'Most scholars believe' is just another such example, again entirely typical. Nothing of the kind has ever been documented. 'Most-scholars' means the same tiny but vociferous coterie.  Again 'there has been some measure of agreement' about which parts of The Travels are by Wilkins and which by Day and Rowley means only some measure of agreement among the three or four Wilkinsites who are the only people in the world who concern themselves with such topics, and duly applaud each other's conclusions.

    It is time to say straight out that none of this is in the least verifiable or tenable. Nobody really knows which parts of Travels were written by Wilkins, nor can any of the hypothetical shares be definitely allocated.


Smith's tests


Par. 1


Smith does not test, and never has tested, and apparently has no intention of testing, whether Shakespeare or 'Wilkins' was more likely to have written the first two acts ofPericles. At least however the inbuilt subconscious bias is frankly stated. The testing process begins by assuming what it claims to have proved, namely that 'Wilkins' is quite likely to have written Pericles I-II, an assumption not only entirely devoid of any external evidence but entirely contrary to it. Further, the test confessedly is not a test of Shakespeare properly so called; it is a test of Cymbeline and  The Winter's Tale, i.e. a test of late Shakespeare only. Again the approach is biased by baseless subconscious assumption about the question supposedly under objective investigation. The date of c. 1609 for all Pericles is just invented, although it is crucial to the method and its results.


Par. 2


Again, there are no discriminators that distinguish 'Webster', though they may distinguishThe White Devil. Similarly there are no discriminators that distinguish 'Shakespeare', though they may distinguish two of his plays.

   So with the others. Style is confused with date, which is assumed to be irrelevant. Again the answer is built in to the premises, like a permanent annexe.


Par. 3


So Smith has not validated his methods, to any extent. He does not compare Pericles III-V with 'the work of Shakespeare', or with 'the work of any of the others', including 'Wilkins'. Similarly, III-V do not 'exhibit a greater affinity with Shakespeare' properly so called, though they may with a tiny proportion of the oeuvre. And what about these 'ambiguous' results? Another way of putting it is that these results are, in the Wilkinsites' own opinion, wrong, contradictory and misleading. Then if 'Wilkins' actually means 'the author of The Miseriesetc', that definition should replace 'Wilkins', who was perhaps the author of other words and works not considered here. What justifies this invariable and ubiquitous assumption that one work sufficiently defines an actual author? And there's something terribly wrong with 'Shakespeare may have written' parts of I-II. Which parts? If this self-evidently vital question cannot be answered, the whole theory falls. A method purporting to tell Shakespeare from 'Wilkins' which admittedly, as a matter of fact, cannot tell Shakespeare from 'Wilkins' in any particular line, is already a hopelessly lost cause. For as Dr. Smith repeatedly and no doubt rightly says, particulars are what matter, and the general theory of 'Wilkins' can only be compounded of particular instances, each of which is confessedly unidentifiable as 'Wilkins'.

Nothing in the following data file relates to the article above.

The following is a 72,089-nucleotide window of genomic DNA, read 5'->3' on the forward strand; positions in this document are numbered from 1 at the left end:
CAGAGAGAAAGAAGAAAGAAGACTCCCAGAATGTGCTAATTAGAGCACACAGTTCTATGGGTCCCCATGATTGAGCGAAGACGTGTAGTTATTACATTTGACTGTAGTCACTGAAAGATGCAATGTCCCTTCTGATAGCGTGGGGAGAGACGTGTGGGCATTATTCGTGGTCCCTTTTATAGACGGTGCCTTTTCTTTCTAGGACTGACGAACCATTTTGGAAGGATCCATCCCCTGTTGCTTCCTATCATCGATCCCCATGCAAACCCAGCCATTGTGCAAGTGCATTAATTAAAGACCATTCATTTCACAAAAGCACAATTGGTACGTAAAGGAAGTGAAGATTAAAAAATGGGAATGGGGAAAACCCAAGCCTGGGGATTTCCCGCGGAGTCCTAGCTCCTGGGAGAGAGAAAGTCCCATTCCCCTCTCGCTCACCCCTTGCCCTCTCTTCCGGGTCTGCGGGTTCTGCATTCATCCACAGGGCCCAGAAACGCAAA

Par. 4


Again 'Wilkins' does not mean Wilkins; it means certain selected and unspecified features ofMiseries. Nor does 'Shakespeare' mean Shakespeare. And once more there's an anomaly (in plainer terms, something has gone wrong) in nine of the eighteen comparisons.


Par. 5


Smith's findings provide no support whatever for any such 'theory'; and still less do they provide a proof, which (not a theory) is what he himself  has rashly claimed. There is no trace of objectivity; the claim of 'proof' is anything but objective; each step is based on the literary assumptions of other people, made in defiance of all the evidence; the method incorporates the likelihood of 'Wilkins' before it even begins; it derives whatever validity it has solely from a point-blank refusal, over a span of ten whole years, ever to pay the least attention to any comparison between Pericles I-II and early Shakespeare, although this is admittedly an absolutely crucial point in the procedures.  Now, briefly, Jackson touches on the truth of the matter. In Smith's objective investigations, 'Shakespeare is characterized by only two of the thirty-six plays that were published in the First Folio of 1623'. In other words, Shakespeare, properly so called, is not characterized at all.  Again, 'Smith was expressly testing the Shakespeare of the late romances period'. In other words, again, Smith was not testing Shakespeare, properly so called, in any respect whatever. It's good to note though that what 'some scholars have held' (meaning what everyone in the world except Jackson and Taylor has always accepted) is perhaps after all worthy of some slight attention. A look at the actual question at issue, however belatedly, would indeed be 'helpful', especially to Wilkinsites. So the new test is unreservedly welcome. To it we now turn.


A new test on some old data


Par. 1


By 'function-words' is meant thirteen selected words, out of tens of thousands. In fact, none of them is 'a word' in the ordinary sense of an identifiable unit; each has many different functions, and meanings. 'That' for example is half-a-dozen separate parts of speech, together used in some seventy separable senses. No one has ever shown that any of the 'function-words' has ever proved of the least value in identifying any aspect of authorship.